The Anatomy of The Penis
The penis may look like a simple appendage, but it’s far more complicated than that. It holds a lot of secrets inside its long, tubular form. Because the two functions of the penis are well-known (urination and ejaculation), it may seem as if you must already know everything there is to know about it. In fact, you’d be surprised at how much you DON’T know about the penis! It’s very important to learn all of the secrets of the penis, too, since those secrets are what’s going to help you enlarge yours.
The human penis is made up of two parts: the shaft and the glans (aka--the head). The shaft is not a muscle as some might believe. Instead, the shaft is three columns of tissue, one of which continues forward to form the glans. These columns of tissue are called the Corpus Spongiosus and the Corpora Cavernosa (which are two columns of tissue located next to each other on the upper side of the penis).
The shaft of the penis is covered in skin, while the glans supports the foreskin. The foreskin is attached to the underside of the penis, in an area called the frenum. Finally, the penis encloses the urethra all along its entire length. The urethra is the tunnel through which urine and sperm travel on their respective journeys.
Erection happens when the two Corpora Cavernosa chambers fill up with blood. Interestingly, most mammals have bones in their penises, but humans do not. Therefore, humans have to rely solely on blood to bring their penises to erection.
The flow of blood to the penis is triggered by sexual arousal and stimulation, which cause the arteries traveling to the penis to dilate, thus increasing blood flow. When the spongy tissues of the Corpora Cavernosa chambers fill up with blood, the penis becomes stiff, just like you want it to be for sexual activity.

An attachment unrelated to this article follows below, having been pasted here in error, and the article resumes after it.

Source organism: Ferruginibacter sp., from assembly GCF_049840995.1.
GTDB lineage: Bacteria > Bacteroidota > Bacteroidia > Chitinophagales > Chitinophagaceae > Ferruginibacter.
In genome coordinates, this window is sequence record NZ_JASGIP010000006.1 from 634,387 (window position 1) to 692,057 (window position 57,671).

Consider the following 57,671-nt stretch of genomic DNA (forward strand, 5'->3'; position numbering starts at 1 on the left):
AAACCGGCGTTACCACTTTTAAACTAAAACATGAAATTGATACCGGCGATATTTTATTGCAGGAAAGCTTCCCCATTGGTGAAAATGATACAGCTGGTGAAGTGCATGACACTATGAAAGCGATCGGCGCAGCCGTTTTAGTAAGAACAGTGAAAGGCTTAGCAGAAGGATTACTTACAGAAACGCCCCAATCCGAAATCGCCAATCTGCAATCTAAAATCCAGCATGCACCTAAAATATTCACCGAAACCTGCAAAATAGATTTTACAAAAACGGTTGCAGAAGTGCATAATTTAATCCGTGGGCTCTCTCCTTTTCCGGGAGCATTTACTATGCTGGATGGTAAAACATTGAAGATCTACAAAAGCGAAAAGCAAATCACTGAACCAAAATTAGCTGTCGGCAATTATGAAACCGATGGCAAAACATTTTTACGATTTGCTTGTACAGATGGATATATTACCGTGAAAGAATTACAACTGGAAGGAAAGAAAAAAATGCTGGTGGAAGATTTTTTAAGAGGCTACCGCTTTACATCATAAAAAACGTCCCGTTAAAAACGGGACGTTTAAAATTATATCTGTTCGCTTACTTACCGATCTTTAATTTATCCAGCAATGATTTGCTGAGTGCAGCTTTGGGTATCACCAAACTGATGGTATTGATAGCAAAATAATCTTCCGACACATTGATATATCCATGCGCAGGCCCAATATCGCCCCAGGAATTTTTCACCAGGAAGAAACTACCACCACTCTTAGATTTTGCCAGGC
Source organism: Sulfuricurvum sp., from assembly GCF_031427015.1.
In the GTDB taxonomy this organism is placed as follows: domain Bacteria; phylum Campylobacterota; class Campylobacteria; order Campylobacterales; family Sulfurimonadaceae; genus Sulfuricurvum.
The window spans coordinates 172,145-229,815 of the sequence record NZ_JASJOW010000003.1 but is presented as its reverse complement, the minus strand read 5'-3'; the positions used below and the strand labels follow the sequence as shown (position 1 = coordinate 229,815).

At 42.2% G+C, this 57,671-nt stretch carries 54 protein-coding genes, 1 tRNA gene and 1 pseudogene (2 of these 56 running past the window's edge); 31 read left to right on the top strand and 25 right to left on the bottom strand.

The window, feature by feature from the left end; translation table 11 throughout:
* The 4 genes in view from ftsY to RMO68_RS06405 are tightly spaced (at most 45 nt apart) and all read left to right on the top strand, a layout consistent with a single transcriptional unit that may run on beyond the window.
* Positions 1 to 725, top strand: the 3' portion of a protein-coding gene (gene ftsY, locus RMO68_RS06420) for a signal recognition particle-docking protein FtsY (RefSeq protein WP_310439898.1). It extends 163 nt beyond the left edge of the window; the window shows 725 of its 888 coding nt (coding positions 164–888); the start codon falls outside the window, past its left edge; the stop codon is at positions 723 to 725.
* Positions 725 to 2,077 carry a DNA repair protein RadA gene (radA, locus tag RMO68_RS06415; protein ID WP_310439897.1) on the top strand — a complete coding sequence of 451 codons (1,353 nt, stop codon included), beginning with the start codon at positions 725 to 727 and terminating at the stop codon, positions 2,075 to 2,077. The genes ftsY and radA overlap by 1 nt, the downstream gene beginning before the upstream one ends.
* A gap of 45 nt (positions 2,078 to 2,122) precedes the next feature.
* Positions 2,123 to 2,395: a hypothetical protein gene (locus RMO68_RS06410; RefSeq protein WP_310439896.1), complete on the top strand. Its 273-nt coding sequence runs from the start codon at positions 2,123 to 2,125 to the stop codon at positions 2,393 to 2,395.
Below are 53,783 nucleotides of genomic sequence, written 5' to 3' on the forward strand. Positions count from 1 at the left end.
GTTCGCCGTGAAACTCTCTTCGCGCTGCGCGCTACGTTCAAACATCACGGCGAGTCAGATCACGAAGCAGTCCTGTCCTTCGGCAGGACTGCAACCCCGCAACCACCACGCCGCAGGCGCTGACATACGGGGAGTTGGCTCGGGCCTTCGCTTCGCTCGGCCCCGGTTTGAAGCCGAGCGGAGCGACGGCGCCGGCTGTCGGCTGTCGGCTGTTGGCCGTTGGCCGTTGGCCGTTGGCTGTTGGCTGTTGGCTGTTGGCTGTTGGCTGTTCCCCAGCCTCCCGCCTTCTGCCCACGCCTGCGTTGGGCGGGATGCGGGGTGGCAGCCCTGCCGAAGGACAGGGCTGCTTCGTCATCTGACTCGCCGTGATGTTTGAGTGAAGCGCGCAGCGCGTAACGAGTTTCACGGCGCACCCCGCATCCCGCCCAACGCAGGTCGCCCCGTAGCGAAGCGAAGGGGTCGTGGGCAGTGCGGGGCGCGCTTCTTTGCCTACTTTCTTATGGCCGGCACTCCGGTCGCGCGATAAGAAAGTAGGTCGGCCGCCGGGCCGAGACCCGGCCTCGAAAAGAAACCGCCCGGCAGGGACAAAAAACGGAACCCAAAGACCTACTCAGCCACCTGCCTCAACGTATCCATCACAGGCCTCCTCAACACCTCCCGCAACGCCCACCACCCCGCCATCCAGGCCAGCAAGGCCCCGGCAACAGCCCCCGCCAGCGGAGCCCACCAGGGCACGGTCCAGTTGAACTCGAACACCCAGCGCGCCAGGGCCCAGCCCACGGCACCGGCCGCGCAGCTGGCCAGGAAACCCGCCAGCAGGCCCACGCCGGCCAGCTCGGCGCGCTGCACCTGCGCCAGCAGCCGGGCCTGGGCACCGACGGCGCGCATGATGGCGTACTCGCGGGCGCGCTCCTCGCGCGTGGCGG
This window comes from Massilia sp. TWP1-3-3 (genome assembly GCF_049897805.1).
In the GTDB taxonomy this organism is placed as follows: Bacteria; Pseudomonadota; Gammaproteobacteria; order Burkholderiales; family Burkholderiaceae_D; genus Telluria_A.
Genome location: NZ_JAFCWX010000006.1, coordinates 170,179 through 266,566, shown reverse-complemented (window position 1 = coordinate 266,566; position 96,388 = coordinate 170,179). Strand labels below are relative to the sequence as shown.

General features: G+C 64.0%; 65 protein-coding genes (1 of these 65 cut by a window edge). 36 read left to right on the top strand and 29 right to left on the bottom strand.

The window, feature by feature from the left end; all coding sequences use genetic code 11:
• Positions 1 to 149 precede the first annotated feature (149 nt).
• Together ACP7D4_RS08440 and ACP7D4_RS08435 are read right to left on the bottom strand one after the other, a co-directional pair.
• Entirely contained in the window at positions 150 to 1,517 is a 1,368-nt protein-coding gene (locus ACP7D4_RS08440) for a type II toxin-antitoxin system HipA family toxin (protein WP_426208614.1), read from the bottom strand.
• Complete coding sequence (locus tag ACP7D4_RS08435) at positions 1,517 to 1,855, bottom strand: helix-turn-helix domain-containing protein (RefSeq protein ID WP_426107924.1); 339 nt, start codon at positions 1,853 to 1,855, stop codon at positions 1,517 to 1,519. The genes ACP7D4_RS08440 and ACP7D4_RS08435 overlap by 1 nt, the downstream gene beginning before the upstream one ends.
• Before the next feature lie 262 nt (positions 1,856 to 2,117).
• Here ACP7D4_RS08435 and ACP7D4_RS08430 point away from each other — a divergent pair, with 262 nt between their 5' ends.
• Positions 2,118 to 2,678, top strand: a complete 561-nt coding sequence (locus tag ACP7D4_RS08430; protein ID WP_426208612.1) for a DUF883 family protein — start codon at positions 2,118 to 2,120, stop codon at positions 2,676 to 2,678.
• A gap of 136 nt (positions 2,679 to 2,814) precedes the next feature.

Puberty and Penis Growth:
Every male baby is born with a full set of reproductive organs, including penis and testicles. However, these organs are not fully developed at birth, and remain undeveloped until the boy reaches puberty, usually between the ages of 10 and 14.
At puberty, the pituitary gland starts secreting hormones that cause the testicles to start producing testosterone. Testosterone also causes bones to grow and thicker muscles to develop. In addition, it increases the size of the penis and testicles, causes voices to deepen, and pubic hair to appear.
The penis stops growing when puberty ends, which is usually around the age of 18. Penis size is entirely genetic, except in the case of certain hormonal disorders, and is not related (as some would want you to believe) to the size of any other body parts. However, just because natural penis size is genetic does not mean that it can’t be influenced.
Overcome Genetics with Penis Exercises and Penis Extenders:
Through the use of penis exercises and extenders, the columns of tissue in the penis are forced to expand in both length and girth. This force is accomplished by putting pressure on the shaft and coaxing the cells in the tissues to multiply. This will eventually cause the Coporna Cavernosa to hold more blood, which will result in a larger penis in both the erect and flaccid states. This is a perfectly safe and natural process, and can result in a lasting increase in size when done properly for a sustained period of time.
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